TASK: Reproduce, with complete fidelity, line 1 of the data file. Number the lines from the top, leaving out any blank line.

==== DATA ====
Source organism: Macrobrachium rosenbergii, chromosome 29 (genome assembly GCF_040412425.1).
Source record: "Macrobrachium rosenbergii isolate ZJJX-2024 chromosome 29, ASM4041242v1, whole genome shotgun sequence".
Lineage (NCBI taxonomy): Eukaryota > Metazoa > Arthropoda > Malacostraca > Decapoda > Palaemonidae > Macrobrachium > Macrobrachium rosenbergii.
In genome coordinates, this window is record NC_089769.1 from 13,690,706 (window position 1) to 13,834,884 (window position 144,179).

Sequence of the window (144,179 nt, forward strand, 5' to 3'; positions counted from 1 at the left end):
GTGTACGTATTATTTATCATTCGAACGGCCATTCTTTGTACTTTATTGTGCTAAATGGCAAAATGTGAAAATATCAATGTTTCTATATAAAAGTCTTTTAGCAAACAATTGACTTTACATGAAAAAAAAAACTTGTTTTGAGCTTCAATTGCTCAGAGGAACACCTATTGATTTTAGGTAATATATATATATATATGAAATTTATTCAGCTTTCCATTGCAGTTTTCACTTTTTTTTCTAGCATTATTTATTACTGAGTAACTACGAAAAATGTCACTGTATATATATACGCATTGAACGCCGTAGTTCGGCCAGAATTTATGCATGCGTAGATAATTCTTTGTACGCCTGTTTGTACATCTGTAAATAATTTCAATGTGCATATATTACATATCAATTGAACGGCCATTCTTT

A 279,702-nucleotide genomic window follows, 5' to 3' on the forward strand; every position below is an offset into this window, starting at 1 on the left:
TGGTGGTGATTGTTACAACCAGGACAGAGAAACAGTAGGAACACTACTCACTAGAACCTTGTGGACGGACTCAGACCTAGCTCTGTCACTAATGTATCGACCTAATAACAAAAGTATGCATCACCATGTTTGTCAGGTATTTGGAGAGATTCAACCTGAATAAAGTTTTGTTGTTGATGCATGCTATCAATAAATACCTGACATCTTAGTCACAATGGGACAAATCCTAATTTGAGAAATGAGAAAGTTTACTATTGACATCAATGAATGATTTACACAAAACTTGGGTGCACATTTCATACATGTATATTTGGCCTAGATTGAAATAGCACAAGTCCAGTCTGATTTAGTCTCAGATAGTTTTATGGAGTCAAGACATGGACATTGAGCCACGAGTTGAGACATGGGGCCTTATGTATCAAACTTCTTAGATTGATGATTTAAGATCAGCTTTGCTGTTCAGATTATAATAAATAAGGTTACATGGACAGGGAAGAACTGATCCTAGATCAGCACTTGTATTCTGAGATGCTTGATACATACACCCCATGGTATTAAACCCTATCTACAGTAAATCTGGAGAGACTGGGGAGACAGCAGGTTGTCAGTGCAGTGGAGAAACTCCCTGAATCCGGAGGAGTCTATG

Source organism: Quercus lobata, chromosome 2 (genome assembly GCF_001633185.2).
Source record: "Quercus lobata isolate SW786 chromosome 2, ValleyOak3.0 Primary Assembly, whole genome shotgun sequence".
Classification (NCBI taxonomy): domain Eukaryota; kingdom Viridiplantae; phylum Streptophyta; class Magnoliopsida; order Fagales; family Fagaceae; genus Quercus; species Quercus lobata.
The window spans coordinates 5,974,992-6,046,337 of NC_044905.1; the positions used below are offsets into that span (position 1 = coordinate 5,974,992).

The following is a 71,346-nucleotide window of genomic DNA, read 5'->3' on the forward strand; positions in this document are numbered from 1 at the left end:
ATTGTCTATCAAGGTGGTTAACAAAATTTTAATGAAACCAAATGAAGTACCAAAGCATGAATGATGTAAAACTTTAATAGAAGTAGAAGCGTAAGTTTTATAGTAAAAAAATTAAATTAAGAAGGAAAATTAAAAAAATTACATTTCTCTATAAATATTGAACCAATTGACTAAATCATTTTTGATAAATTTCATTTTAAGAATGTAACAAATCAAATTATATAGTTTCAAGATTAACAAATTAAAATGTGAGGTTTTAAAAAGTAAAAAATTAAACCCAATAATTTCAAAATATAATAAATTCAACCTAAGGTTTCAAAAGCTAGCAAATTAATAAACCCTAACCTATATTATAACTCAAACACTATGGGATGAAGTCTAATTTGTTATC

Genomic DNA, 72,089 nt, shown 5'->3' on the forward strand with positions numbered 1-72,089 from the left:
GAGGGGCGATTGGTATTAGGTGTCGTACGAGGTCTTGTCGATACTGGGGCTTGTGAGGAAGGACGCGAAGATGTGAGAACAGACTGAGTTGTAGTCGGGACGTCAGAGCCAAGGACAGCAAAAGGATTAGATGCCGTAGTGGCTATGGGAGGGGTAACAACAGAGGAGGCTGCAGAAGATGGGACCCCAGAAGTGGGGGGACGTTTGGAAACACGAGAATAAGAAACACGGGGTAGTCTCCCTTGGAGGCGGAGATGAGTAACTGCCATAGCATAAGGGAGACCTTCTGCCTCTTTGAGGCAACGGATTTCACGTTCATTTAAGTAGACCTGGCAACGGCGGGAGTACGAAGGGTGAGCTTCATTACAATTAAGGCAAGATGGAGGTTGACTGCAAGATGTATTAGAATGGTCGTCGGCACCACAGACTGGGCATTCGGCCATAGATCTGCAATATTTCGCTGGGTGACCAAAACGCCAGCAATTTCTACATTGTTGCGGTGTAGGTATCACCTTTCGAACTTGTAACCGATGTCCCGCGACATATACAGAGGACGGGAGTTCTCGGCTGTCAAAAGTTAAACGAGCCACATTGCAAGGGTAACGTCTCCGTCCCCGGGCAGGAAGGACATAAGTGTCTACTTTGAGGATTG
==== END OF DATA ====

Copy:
Source organism: Macrobrachium rosenbergii, chromosome 29 (genome assembly GCF_040412425.1).